So far, we’ve only looked at displaying text from the REST service in the grid. However, you can also customize the content dynamically based on a value. In this post, I’ll show how to do use the decorator property to modify cell content.

Gridx Series

Gridx in XPages — Entire Series

The decorator Property

The decorator property of a grid column is like the formatter function for a regular Dojo data grid.

It calls a function that will process column data and return whatever you want to display in the cell.

An Example

In this hideous example, I added a column to the grid that reads the State value from the data store and writes out a span with a background color based on the state.

Gridx 13

Here is the column structure for this grid:

  var columns = [
    {id: 'first', field: 'firstname', name: 'First', width: '70px'},
    {id: 'last', field: 'lastname', name: 'Last'},
    {id: 'state', field: 'state', name: 'State', width: '40px'},
    {id: 'stateColor', field: 'state', name: '', width: '20px',
      decorator:function(value) {
        var color;
        switch (value) {
        case 'IL':
          color = 'red';
          break;
        case 'FL':
          color = 'blue';
          break;
        case 'GA':
          color = 'yellow';
          break;
        default:
          color = 'gray';
          break;
        }

        return '<span style="background-color:' + color + ';">' + value + '</span>';
      }
    }
  ];

The decorator property of the stateColor column writes out the cell data for that column. It automatically receives an argument with the raw data for the state.

In this example, it uses a switch statement to check the value of the state and set a color variable.

Line 23 returns a span tag with the background color defined. It also displays the state text (although it is not necessary).

This is a simple example, but the possibilities are endless. You can use this to compute images to display in a cell based on a status. You could put any other HTML content — including a link or a button, etc.

Gridx in XPages – 12: Adding Event Handlers and Opening a Document

In the last post, I showed how to use the Gridx API to get information about rows, columns, and cells. In this post, I’ll show how to attach an event handler and use that information to open a document by double-clicking on a grid row.

Gridx Series

Gridx in XPages — Entire Series

Available Event Handlers

Gridx provides a number of events for several regions and 4 different ways to add event handlers.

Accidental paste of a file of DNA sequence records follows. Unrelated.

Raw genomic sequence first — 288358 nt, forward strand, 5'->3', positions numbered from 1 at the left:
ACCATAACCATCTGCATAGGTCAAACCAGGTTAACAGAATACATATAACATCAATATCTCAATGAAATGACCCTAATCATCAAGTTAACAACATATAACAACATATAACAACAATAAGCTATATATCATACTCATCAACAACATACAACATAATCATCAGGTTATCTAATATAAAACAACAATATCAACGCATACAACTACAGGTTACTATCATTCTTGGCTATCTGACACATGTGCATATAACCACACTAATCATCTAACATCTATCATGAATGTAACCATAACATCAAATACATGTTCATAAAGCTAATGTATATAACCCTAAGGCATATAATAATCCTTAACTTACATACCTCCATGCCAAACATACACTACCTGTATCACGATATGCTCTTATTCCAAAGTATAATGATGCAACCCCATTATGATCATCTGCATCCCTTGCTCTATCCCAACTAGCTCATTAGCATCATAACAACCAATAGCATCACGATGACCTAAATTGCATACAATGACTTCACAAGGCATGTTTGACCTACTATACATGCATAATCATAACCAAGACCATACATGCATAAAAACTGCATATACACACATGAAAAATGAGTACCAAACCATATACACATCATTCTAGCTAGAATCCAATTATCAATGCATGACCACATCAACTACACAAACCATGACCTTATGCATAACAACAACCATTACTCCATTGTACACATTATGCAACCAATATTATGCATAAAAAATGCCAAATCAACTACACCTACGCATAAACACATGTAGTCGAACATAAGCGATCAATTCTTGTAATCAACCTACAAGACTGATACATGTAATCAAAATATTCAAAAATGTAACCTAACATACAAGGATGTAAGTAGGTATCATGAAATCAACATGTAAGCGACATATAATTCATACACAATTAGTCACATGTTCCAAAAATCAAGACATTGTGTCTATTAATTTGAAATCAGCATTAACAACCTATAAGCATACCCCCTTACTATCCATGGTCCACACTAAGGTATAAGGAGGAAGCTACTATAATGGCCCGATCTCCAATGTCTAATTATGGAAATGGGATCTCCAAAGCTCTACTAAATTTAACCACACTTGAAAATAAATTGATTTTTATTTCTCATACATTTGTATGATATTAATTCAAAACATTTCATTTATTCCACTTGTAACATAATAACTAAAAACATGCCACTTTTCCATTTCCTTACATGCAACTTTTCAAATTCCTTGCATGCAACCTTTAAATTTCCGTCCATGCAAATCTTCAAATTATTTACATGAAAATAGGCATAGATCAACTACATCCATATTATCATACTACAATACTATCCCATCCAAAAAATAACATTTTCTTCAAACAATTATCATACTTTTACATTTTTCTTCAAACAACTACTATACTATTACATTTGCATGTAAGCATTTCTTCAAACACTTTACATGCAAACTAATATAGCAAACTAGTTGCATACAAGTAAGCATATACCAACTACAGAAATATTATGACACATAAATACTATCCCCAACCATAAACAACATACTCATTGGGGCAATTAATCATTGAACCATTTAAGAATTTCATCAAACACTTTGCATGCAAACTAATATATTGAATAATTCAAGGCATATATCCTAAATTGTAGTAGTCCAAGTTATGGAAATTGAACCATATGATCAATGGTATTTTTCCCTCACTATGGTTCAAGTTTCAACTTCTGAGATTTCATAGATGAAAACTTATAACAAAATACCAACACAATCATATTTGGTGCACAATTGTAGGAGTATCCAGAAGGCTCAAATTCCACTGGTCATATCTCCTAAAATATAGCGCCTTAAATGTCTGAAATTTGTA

Events

  • Click
  • DblClick
  • ContextMenu
  • MouseOver
  • MouseOut
  • MouseDown
  • MouseUp
  • KeyDown
  • KeyUp
  • KeyPress

Regions

  • Row
  • Cell
  • Header
  • HeaderCell
  • RowHeaderHeader
  • RowHeaderCell

The general naming convention is “on” + region + event. In our example, we want to trap the row double click event, so we would listen for onRowDblClick.

Attaching an Event Handler

You can attach an event handler using dojo.on(), grid.on(), dojo.connect(), or grid.connect()

Note that there’s a slight difference in naming based on whether you use on() or connect() — if you use on(), then you can omit “on” from the event name (rowDblClick rather than onRowDblClick)

The documentation suggests that you use grid.on() or grid.connect() because they will be cleaned up as the grid is destroyed, so there’s less chance for a memory leak.

Event Object

When an event handler is triggered, it provides an object with a number of useful properties for determining the location of the click so you can take appropriate action. The properties of the object vary based on the context, but some of the common properties are the rowId, rowIndex, columnId, columnIndex, and cellNode (DOM node of the current cell).

To access the object, include a parameter in your event handling function (the name is up to you) and use that to access the properties.

Opening a Document on Row Double Click

To open a document based on a row double click, we’ll use the row ID to get a handle to the related item in the data store, as shown in the last post.

grid.connect(grid, "onRowDblClick", function(eventInfo) {
  var unid = grid.row(eventInfo.rowId).item()['@unid'];
  location.href = "MyPageName.xsp?action=openDocument&documentId=" + unid;
}); 

Line 1 adds the event listener to the row double-click event.

Line 2 uses the event object to get the row ID and then uses that to retrieve the item from the data store and get the ‘@unid’ attribute.

Line 3 builds the new url to open an XPage and include the document UNID in the URL.

Note: Compiler throws an error on the location.href line related to &documentId. Needed to move the code from a tag on the page into an xp:outputScript tag.

This is better anyway, because the code within tags often gets reformatted and broken when other areas of the page are updated.